Sound Tigers Second Semester
While the Islanders are about to begin their season, the Sound Tigers have reached their half way mark. After 38 games played the Tigers have a record of 18 wins, 16 losses, 2 losses in overtime and 2 losses via the shoot out. (Photo: Dave Csordas)
The forty points the team has gained in the process leaves them in second place behind the Springfield Falcons in a weak Northeast Division and tied for eighth place (the final playoff spot) in the conference, a better start to the New Year than last, but disappointing in what could have been. Eighty points did not get you to the playoff round last year and it is doubtful this year will be different.
The Sound Tigers, like every team in the AHL, started the season with an unexpected wealth of talent. Niedereitter, Ullstrom and Cizikas, whom most had expected to be in the NHL, were back in Bridgeport along with prospects Brock Nelson, Johan Sundstrom, John Persson and Kirill Kabanov. Scoring goals should not prove a problem.
In net, both Kevin Poulin and Anders Nilsson were still on the roster, while most had expected one to get called up to serve as Nabokov’s back up on the Isles. Poulin and Nilsson had each earned ‘AHL Goalie Of The Month’ awards during the teams Division Championship season and there was doubtfully no more promising tender tandem in the league. No problem.
The blue line is where the Tigers were expected to excel. Proven top two blue-liner Travis Hamonic would join veterans Ty Wishart and Jon Landry to help further the development of talented Calvin de Haan, Aaron Ness and Matt Donovan, one or more expected to ‘make it ‘ out of a camp never held. Solid.
The scoring has come as expected. Even with various injuries that attend every season, the Sound Tigers 121 goals scored ranks second only to the conference leader (and defending Calder Cup Champion) Syracuse Crunch and their 125 goals.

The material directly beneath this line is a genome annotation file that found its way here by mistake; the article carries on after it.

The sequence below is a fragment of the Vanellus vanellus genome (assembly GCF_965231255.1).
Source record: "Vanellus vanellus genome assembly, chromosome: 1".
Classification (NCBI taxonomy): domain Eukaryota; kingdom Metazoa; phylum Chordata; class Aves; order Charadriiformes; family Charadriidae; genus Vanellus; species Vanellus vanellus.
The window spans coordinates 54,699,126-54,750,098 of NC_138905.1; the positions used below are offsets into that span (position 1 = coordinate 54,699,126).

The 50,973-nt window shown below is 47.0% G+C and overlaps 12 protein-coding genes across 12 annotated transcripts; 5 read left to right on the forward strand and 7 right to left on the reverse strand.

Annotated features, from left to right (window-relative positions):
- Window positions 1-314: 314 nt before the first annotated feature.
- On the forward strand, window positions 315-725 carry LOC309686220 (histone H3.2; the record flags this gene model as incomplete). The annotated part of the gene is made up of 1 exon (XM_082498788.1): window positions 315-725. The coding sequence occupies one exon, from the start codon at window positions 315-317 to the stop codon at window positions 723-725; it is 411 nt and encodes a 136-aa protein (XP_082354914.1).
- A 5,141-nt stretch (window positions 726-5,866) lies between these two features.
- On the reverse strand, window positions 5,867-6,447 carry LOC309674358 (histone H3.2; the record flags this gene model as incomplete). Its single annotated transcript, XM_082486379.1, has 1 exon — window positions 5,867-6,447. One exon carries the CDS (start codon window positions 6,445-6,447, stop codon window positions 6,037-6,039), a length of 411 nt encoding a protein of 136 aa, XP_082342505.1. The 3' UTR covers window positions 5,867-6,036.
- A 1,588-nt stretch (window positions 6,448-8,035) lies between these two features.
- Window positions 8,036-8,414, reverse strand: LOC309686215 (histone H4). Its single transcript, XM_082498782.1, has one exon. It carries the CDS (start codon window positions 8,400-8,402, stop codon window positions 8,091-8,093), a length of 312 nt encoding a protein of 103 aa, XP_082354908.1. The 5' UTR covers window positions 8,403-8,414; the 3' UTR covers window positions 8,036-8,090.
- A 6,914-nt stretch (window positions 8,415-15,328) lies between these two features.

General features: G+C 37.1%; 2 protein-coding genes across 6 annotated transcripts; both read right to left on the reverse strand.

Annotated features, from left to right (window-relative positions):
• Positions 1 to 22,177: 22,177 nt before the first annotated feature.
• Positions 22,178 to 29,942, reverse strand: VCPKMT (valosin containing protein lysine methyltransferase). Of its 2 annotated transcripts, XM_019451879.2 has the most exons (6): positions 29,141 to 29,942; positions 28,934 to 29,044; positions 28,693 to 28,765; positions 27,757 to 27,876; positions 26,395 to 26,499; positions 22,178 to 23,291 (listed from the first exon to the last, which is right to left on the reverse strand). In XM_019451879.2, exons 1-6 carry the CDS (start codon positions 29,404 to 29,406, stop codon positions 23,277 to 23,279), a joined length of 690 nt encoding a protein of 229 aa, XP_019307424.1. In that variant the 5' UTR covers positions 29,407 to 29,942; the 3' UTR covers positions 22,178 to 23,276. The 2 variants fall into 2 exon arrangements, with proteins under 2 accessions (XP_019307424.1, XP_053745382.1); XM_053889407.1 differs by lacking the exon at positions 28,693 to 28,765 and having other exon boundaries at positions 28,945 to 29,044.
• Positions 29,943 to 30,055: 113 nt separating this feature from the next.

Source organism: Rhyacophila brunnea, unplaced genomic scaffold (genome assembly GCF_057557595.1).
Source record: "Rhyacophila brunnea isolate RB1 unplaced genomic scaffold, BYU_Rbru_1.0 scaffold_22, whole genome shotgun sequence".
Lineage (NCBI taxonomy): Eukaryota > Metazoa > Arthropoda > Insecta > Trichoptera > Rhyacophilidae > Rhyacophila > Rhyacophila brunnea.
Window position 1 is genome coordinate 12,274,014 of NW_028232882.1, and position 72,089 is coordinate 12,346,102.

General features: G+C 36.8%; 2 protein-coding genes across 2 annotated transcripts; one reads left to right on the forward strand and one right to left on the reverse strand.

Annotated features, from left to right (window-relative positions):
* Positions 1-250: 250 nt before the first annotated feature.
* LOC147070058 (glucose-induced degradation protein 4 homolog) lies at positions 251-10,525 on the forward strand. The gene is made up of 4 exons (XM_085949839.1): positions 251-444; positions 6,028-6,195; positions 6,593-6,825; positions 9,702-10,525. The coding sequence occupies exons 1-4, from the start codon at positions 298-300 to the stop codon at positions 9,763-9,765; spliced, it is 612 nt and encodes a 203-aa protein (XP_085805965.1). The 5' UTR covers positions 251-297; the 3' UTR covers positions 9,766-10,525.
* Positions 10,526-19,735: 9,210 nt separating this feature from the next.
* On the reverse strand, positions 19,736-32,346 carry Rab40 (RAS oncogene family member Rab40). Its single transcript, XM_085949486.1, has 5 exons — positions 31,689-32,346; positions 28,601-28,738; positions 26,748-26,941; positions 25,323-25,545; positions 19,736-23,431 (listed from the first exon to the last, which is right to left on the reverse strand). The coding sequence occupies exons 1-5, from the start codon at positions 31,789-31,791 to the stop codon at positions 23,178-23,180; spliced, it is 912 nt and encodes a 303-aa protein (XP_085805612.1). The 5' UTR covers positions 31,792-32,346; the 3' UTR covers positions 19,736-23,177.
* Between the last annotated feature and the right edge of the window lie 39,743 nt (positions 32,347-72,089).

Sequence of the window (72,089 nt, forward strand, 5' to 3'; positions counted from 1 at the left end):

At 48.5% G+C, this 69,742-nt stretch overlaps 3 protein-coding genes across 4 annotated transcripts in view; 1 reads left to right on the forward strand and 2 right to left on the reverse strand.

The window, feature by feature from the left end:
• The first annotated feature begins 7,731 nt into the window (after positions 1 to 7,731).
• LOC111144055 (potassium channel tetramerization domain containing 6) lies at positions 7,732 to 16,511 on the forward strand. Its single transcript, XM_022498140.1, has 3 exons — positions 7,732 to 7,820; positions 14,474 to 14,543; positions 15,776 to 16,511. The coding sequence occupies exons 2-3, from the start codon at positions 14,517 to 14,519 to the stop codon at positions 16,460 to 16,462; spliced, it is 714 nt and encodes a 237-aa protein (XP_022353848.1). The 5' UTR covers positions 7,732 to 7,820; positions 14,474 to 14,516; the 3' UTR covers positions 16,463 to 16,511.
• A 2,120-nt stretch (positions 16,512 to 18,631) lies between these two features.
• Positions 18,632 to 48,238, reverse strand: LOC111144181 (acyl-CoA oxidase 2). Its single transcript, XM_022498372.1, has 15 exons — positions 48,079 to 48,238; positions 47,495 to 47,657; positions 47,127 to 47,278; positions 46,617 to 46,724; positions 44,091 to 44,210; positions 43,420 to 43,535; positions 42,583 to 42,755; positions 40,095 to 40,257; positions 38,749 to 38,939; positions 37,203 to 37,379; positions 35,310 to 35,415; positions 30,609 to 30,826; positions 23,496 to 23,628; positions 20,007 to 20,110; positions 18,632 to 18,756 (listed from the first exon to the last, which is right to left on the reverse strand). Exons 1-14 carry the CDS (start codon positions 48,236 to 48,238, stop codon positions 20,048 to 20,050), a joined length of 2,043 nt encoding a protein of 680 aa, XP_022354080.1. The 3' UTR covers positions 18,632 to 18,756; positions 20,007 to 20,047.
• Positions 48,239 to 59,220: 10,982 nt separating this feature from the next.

The Bridgeport team is also second behind conference leaders Syracuse in penalty minutes, Tigers 856 PIMS to Syracuse 946. The Sound Tigers have dedicated themselves, as a team, to the physical play that HC Scott Pellerin and the Islanders are looking for and while the games are fast and fun to watch that style is a double-edged sword.
Too often the Tigers have either filled the penalty box with blue and orange or followed one penalty immediately after another resulting in long extended penalty kills. Though in the top five on converted power play opportunities in the AHL for most of the season, the penalty kill is about mid range giving the team the distinction of allowing the most goals (125) in the entire league so far this season.
Both Anders Nilsson and Kevin Poulin have given up soft goals this year. Each also has a shutout to his credit, and the fact that the team leads the league in ‘goals against’ is largely a result of the extended power kill minutes each goalie has faced and a defense that has committed far too many turn overs.
There is one half of a season left for the Sound Tigers and every point taken in the next few weeks will be worth two points come March and April. The same can be said for the Islanders who actually do have a chance to raise one more banner in Nassau.
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